Understanding body language

This is part one of my notes from ORCA’s 2013 Art and Science of Animal Training Conference. For links to the rest of my notes (which will be posted over the next few weeks),
please visit the Conference and Clinic Notes section of my site.

Phung Luu has been training animals for over two decades and currently works with zoos and conservation organizations all over the world. Although he trains a variety of species, Phung specializes in working with free-flighted birds. At this year’s ORCA conference, he talked about “Successful bird training phase one: Understanding body language.” Although his examples focused on birds, I loved his talk because it was full of lots of useful information that can be applied to the training of any kind of animal.

Why is body language important?

White Backed Vulture
photo by: foxypar4

Phung Luu began his talk by defining body language as non-verbal communication through the use of movements and gestures. Although most trainers are aware of an animal’s body language, many could benefit from paying even closer attention to body language.

Training is all about changing behavior. Trainers want to increase certain behaviors and decrease other behaviors. However, to effectively change behavior, a trainer must first be able to understand and predict a animal’s behavior.

Understanding body language makes it easier for you to predict what your animal will do next. This, in turn, will make it easier for you to train the behaviors you want.

Body language also helps the trainer evaluate the animal and the training session because an animal’s body language acts as a feedback loop for the trainer. By closely watching the animal’s body language, a trainer can determine what the animal thinks about the trainer and the training session.

Did you see it?

Body language is extremely important for bird trainers, such as Phung Luu, because birds have exceptional eyesight and rely heavily on visual cues. However, watching an animal’s body language is important no matter what species you are training.

North American Red Tailed Hawk
photo by: lizjones112

Learning to read and interpret the body language of a particular species takes many hours of practice and careful observation. This is certainly not a skill that can be learned overnight. New trainers often only notice obvious displays of body language cues and movements. However, body language cues are often very subtle.

During his presentation, Phung Luu shared some great video clips of very subtle changes in body language. One video featured a hawk sitting on a perch. As the bird turned slightly toward the trainer, his shoulder tensed. However, this was a tiny movement which could only be seen in changes in his feathers. Phung had to play the video clip three times before most people could see the movement.

Good trainers realize that every behavior has many sub-behaviors. As a trainer spends more time observing and training a species, the trainer’s eyes become more refined and these sub-behaviors become easier to see. Want to improve your observational skills? Try taking some videos of a training session and then watch them with a friend.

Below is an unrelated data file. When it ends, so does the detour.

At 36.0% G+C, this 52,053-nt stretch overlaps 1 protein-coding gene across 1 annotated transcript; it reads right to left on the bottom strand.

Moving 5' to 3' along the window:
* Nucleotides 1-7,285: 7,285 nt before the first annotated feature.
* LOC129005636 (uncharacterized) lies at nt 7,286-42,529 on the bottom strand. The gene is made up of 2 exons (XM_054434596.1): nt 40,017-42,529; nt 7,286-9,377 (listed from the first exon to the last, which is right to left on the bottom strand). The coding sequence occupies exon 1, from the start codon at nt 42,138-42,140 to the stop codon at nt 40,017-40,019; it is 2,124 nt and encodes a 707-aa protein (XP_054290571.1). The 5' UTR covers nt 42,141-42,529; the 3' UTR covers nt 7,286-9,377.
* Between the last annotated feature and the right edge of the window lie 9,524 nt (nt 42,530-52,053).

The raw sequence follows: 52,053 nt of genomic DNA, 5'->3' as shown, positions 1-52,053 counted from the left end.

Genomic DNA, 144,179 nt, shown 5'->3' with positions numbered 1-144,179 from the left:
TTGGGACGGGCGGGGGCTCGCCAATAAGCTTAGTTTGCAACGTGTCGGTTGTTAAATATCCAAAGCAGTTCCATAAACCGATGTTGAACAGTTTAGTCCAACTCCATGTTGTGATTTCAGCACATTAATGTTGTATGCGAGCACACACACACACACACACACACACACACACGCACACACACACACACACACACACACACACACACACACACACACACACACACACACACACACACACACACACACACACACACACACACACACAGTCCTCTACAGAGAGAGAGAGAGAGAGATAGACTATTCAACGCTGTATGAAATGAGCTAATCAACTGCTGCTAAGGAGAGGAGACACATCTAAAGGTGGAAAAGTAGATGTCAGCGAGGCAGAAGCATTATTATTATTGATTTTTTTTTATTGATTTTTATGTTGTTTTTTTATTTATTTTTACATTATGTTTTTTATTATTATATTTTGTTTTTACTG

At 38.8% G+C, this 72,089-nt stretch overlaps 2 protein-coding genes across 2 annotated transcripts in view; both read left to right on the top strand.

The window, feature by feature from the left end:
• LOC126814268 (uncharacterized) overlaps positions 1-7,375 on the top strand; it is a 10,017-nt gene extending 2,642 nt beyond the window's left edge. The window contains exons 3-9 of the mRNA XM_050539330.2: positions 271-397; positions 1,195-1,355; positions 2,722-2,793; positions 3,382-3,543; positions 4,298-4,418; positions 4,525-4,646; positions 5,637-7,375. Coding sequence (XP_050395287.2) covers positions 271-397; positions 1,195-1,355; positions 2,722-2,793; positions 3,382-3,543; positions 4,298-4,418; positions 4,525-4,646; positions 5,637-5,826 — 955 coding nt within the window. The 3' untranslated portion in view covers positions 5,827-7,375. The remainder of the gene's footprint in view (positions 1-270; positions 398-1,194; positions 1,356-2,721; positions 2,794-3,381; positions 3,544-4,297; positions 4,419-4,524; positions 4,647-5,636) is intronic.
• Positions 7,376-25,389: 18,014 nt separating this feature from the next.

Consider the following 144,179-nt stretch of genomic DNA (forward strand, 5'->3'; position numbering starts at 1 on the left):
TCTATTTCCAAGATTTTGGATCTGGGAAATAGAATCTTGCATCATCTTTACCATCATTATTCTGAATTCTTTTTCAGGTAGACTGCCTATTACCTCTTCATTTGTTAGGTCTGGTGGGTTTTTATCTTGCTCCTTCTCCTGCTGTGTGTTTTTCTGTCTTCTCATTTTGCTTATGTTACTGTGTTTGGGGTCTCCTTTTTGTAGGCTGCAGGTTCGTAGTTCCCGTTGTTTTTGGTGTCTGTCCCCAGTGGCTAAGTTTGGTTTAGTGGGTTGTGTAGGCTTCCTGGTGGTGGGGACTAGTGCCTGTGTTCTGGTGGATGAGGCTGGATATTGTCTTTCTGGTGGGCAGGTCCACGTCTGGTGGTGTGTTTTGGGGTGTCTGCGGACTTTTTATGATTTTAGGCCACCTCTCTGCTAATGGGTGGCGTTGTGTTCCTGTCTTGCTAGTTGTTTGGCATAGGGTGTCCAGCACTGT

Pay attention to body language!

I often hear trainers, both clicker trainers and traditional trainers, emphasize the importance of watching body language. However, many times these trainers say just that – “Pay attention to body language.” What is often missing is that instructors and experienced trainers emphasize the importance of body language, but cannot precisely verbalize what this actually means and do not know how to teach others how to accurately read body language.

Military Macaw
photo by: jimmywee

During his talk, Phung Luu described two zones of observation, the direct zone and the general zone. The direct zone is your immediate center of gaze. This would usually include the animal and its immediate surroundings. The general zone is your peripheral vision. What’s happening around you and the animal in the larger environment? This could include animals and people who are nearby. Many times, trainers get so focused on the animal and the current training task that they ignore the rest of the general environment. Sometimes this ends up okay, but sometimes it can lead to trouble.

When looking at the animal’s body language, Phung has three primary areas of focus while working with his birds. This includes the bird’s eyes, feathers, and posture. Each of these can be broken down even further. For example, when observing a bird’s eyes, Phung watches many things, including the bird’s direction of focus, size of the pupil, and the intensity of the gaze.

Since reading body language is usually a skill learned through experience, some trainers get to a point where they can accurately read an animal’s body language, but they still might not be able to say exactly what they are seeing or precisely what parts they are observing. For the animals you train, what are your primary areas of focus when observing body language? I think that trainers could improve their observation skills and training skills by spending more time discussing what parts of the animal they are observing and what they see or what they want to see.

Final thoughts

How to you observe and interpret body language during your training? How would you teach someone else to read a particular species’ body language? For the animals you work with, which parts of the animals’ body language do you think are the most important to pay attention to?

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